Like this post ?  Want to know more on using reflection to enhance your work life?  Our webinars teach you the skills you need to become a better you!

What do you find  helpful in this  post on the power behind pausing to evaluate? How do you see using the evaluation questions? What difference do you believe this coaching approach will make in your place of work? Please write your comments below.

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6 Replies to “There’s Power Behind Pausing to Evaluate”

  1. It’s easy to get caught up in the day to day craziness and miss what is going well or to evealuate and find why something isn’t working and to try and make a plan to move forward for change. Following the simple questions will give an easy way to reflect and to keep things as they are or to see where changes can be made. Once questions are asked and answered it’s easier to see what the future path needs to be for your workplace.

    1. Sharla, well stated! One of the biggest challenges I find with my clients and people in general is learning that being busy is not the latest smartphone they just have to get! Keep working towards factoring in some pause moments in your day- you will see and better understand so much more about where your centre is heading and how best to support your people. Keep coaching!

  2. I find that we spend so much time on the negative what is nor going right that we forget to pause and look and see all the wonderful things that go on every day and to make sure to give feedback on those things as well.

  3. We have very high turnover at our centre and run with the majority of untrained staff. Our problems are generally trying to get our new staff comfortable with the program and then start working with them on a coaching level. More often than not we have to start with then basics and then move on to their individual goals etc. It’s hard when we are having to train new staff and then start all over again in 6-7 months. It’s unfortunate that it easier to see the negative side of things instead of focusing on the positive and moving forward. We are taking baby steps in order to re-build our team.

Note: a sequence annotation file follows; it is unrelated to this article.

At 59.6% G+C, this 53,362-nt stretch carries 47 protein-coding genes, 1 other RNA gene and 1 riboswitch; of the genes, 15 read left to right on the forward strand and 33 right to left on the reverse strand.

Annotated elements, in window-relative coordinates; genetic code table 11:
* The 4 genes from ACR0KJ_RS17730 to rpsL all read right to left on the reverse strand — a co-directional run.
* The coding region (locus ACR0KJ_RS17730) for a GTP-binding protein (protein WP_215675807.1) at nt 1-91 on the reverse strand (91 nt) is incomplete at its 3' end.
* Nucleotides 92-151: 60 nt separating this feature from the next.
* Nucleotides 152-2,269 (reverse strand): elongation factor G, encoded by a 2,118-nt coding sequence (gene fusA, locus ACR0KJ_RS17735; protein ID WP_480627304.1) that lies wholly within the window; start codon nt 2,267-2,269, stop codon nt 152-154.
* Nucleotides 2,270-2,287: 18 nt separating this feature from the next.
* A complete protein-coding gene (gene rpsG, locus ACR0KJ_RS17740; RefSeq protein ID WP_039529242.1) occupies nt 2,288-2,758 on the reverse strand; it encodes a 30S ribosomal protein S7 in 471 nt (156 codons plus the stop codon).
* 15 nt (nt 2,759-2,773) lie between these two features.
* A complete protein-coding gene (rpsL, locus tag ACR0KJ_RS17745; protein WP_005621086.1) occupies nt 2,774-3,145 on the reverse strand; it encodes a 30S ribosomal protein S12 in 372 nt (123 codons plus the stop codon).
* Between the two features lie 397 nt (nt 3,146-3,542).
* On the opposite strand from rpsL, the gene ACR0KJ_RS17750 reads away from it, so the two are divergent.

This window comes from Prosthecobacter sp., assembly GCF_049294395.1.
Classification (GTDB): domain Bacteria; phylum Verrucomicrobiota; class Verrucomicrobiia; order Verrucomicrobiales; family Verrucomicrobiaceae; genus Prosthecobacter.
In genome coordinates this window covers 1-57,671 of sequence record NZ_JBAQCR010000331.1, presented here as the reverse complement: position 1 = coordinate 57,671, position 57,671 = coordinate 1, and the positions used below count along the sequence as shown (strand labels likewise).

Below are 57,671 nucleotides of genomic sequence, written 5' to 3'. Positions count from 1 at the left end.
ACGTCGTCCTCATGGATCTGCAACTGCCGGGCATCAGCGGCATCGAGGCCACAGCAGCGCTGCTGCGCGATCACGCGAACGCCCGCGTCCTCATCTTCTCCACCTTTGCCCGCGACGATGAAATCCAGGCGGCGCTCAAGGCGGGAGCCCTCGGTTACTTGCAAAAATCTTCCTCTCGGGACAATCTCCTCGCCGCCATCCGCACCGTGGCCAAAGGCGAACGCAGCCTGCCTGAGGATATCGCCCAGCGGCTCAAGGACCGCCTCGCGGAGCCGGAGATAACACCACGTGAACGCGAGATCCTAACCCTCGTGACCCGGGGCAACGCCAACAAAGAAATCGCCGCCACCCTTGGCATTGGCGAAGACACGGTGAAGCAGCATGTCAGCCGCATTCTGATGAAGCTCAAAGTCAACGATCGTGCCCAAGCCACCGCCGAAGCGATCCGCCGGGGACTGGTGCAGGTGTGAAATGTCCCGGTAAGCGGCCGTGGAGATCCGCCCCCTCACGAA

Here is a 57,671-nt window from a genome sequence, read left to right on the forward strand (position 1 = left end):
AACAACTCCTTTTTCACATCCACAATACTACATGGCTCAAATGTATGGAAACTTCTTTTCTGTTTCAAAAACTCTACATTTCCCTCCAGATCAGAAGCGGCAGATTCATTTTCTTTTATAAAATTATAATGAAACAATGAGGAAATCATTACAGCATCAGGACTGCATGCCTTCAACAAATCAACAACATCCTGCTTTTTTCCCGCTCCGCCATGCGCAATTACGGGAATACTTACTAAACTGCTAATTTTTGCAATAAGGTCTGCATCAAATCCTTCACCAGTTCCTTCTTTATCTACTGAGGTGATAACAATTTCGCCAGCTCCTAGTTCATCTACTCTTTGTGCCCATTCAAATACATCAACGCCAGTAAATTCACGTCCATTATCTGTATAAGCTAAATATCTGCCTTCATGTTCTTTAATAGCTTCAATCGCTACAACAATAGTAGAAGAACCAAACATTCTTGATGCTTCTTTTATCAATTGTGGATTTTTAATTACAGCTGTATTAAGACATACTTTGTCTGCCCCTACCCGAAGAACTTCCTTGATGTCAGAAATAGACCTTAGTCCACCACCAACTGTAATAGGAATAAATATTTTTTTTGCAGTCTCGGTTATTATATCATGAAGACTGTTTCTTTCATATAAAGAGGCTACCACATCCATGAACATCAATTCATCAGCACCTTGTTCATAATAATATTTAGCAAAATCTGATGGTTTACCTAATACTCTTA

1. Hi Brenda, I can sense your need to very much get to a place where the core of your staff are operating on the same page- understand the needs and operating philosophy of your centre. Key questions to ask yourself and your management team: 1. Why do we have high staff turnover? 2. Have we done exit interviews to find out why staff leave our centre? 3. How clear are we on our purpose for our centre?4. How does this purpose guide our hiring practices? 5. How clear are the processes in place so new staff can be quickly trained to follow them? 6. Finally, how are our people-the staff doing? do we know if they are overburdened? unclear about processes? confused because there are too many variations/changes? If you and your management team and even the board can put your heads together to answer these questions- the caliber of candidates you hire will reflect this level of clarity. Let me know how things turn out.